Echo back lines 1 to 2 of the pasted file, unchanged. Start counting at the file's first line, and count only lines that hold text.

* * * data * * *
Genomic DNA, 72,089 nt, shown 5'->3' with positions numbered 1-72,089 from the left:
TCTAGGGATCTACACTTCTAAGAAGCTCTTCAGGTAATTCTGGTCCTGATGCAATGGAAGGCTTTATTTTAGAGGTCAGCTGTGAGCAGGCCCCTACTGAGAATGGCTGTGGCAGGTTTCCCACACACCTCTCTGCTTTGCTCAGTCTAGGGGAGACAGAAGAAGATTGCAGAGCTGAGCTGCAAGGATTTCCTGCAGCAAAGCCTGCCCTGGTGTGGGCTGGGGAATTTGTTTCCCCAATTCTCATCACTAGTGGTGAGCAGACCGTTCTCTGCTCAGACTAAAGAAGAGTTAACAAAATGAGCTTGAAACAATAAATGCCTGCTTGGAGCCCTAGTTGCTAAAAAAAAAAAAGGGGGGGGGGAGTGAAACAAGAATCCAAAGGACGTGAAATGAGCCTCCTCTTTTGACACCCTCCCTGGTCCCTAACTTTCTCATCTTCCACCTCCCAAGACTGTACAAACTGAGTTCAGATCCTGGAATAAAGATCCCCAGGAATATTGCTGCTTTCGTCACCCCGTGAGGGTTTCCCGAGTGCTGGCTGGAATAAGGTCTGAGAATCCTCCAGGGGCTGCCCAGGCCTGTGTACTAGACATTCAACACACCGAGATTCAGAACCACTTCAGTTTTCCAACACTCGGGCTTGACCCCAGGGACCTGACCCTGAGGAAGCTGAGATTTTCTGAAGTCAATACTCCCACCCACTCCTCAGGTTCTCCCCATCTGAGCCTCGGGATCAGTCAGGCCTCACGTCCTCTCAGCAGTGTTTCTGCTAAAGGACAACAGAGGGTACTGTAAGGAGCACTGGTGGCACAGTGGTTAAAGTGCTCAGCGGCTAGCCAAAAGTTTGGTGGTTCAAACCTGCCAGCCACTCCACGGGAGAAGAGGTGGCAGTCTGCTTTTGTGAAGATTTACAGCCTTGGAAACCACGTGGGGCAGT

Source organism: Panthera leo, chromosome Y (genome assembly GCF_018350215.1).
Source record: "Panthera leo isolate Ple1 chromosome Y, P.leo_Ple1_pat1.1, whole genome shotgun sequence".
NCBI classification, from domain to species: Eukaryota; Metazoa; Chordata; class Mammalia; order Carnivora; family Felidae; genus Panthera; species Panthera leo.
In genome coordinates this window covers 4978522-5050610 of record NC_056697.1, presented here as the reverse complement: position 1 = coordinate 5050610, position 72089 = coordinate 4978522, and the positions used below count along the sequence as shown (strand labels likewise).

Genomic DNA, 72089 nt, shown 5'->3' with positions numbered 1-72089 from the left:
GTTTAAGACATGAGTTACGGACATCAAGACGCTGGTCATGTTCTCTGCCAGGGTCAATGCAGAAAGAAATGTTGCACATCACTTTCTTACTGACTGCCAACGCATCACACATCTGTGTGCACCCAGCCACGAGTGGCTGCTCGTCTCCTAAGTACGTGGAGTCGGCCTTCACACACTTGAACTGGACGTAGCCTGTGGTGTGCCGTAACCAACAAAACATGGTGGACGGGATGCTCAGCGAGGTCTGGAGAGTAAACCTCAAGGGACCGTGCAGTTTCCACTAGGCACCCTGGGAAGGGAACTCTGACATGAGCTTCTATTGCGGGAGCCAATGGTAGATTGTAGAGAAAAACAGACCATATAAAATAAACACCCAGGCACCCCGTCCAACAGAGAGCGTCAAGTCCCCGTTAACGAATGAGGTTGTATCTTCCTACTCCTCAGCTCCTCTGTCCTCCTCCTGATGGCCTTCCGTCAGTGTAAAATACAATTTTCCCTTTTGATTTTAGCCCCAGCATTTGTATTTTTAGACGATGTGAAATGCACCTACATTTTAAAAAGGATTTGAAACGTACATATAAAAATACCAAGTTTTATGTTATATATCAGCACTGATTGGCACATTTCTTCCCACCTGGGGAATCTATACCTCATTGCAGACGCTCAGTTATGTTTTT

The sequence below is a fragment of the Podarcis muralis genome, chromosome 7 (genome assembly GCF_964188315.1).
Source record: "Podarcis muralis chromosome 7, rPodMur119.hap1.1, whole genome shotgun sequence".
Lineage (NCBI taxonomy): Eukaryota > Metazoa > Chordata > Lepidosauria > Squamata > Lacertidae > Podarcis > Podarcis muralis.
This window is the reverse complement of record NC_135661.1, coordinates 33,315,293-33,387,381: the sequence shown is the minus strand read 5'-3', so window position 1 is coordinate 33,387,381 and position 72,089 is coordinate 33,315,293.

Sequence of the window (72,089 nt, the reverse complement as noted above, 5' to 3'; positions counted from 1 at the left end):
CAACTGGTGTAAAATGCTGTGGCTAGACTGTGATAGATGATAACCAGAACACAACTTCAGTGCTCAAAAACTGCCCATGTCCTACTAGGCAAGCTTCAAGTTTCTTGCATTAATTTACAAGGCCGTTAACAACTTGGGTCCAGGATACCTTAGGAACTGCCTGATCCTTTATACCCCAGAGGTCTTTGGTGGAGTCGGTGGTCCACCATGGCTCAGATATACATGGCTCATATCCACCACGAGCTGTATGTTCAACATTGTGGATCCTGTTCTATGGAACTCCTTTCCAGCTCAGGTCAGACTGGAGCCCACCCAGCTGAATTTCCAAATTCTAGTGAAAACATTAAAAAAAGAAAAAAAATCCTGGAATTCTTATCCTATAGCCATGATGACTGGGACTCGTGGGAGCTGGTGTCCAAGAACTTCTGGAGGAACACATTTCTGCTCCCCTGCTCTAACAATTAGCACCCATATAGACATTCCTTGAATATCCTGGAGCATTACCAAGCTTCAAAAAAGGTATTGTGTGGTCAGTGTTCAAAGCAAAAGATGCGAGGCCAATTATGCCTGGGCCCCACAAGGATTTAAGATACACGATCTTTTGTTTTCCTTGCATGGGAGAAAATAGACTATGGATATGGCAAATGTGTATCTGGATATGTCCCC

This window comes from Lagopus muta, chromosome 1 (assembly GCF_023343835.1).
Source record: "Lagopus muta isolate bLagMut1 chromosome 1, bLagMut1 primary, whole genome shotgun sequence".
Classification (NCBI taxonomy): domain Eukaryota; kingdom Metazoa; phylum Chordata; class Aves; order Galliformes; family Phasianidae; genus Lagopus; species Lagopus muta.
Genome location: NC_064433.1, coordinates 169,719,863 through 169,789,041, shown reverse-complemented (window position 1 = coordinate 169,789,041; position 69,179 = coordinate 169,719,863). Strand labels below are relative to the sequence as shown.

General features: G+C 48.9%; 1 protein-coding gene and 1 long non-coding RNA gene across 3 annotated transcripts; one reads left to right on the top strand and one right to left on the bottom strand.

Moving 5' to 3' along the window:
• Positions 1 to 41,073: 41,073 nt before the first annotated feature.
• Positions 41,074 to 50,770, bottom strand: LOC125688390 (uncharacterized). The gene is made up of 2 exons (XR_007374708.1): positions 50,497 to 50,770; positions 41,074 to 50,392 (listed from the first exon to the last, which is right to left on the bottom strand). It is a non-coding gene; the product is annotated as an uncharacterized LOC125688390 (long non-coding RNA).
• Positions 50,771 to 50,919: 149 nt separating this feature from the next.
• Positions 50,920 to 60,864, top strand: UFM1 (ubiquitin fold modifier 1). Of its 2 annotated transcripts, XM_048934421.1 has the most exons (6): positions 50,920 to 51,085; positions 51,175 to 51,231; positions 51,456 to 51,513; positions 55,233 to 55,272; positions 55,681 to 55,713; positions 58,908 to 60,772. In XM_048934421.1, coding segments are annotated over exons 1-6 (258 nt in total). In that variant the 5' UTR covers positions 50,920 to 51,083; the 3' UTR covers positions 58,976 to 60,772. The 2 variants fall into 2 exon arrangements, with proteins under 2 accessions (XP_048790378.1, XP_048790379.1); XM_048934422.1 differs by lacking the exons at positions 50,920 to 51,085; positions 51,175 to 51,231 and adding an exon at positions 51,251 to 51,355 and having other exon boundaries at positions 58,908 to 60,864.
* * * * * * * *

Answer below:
Genomic DNA, 72,089 nt, shown 5'->3' with positions numbered 1-72,089 from the left:
TCTAGGGATCTACACTTCTAAGAAGCTCTTCAGGTAATTCTGGTCCTGATGCAATGGAAGGCTTTATTTTAGAGGTCAGCTGTGAGCAGGCCCCTACTGAGAATGGCTGTGGCAGGTTTCCCACACACCTCTCTGCTTTGCTCAGTCTAGGGGAGACAGAAGAAGATTGCAGAGCTGAGCTGCAAGGATTTCCTGCAGCAAAGCCTGCCCTGGTGTGGGCTGGGGAATTTGTTTCCCCAATTCTCATCACTAGTGGTGAGCAGACCGTTCTCTGCTCAGACTAAAGAAGAGTTAACAAAATGAGCTTGAAACAATAAATGCCTGCTTGGAGCCCTAGTTGCTAAAAAAAAAAAAGGGGGGGGGGAGTGAAACAAGAATCCAAAGGACGTGAAATGAGCCTCCTCTTTTGACACCCTCCCTGGTCCCTAACTTTCTCATCTTCCACCTCCCAAGACTGTACAAACTGAGTTCAGATCCTGGAATAAAGATCCCCAGGAATATTGCTGCTTTCGTCACCCCGTGAGGGTTTCCCGAGTGCTGGCTGGAATAAGGTCTGAGAATCCTCCAGGGGCTGCCCAGGCCTGTGTACTAGACATTCAACACACCGAGATTCAGAACCACTTCAGTTTTCCAACACTCGGGCTTGACCCCAGGGACCTGACCCTGAGGAAGCTGAGATTTTCTGAAGTCAATACTCCCACCCACTCCTCAGGTTCTCCCCATCTGAGCCTCGGGATCAGTCAGGCCTCACGTCCTCTCAGCAGTGTTTCTGCTAAAGGACAACAGAGGGTACTGTAAGGAGCACTGGTGGCACAGTGGTTAAAGTGCTCAGCGGCTAGCCAAAAGTTTGGTGGTTCAAACCTGCCAGCCACTCCACGGGAGAAGAGGTGGCAGTCTGCTTTTGTGAAGATTTACAGCCTTGGAAACCACGTGGGGCAGT